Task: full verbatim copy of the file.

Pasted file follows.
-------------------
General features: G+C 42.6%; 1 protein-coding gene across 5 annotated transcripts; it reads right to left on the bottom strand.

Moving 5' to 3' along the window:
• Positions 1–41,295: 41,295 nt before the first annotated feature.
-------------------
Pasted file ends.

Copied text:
General features: G+C 42.6%; 1 protein-coding gene across 5 annotated transcripts; it reads right to left on the bottom strand.

Moving 5' to 3' along the window:
• Positions 1–41,295: 41,295 nt before the first annotated feature.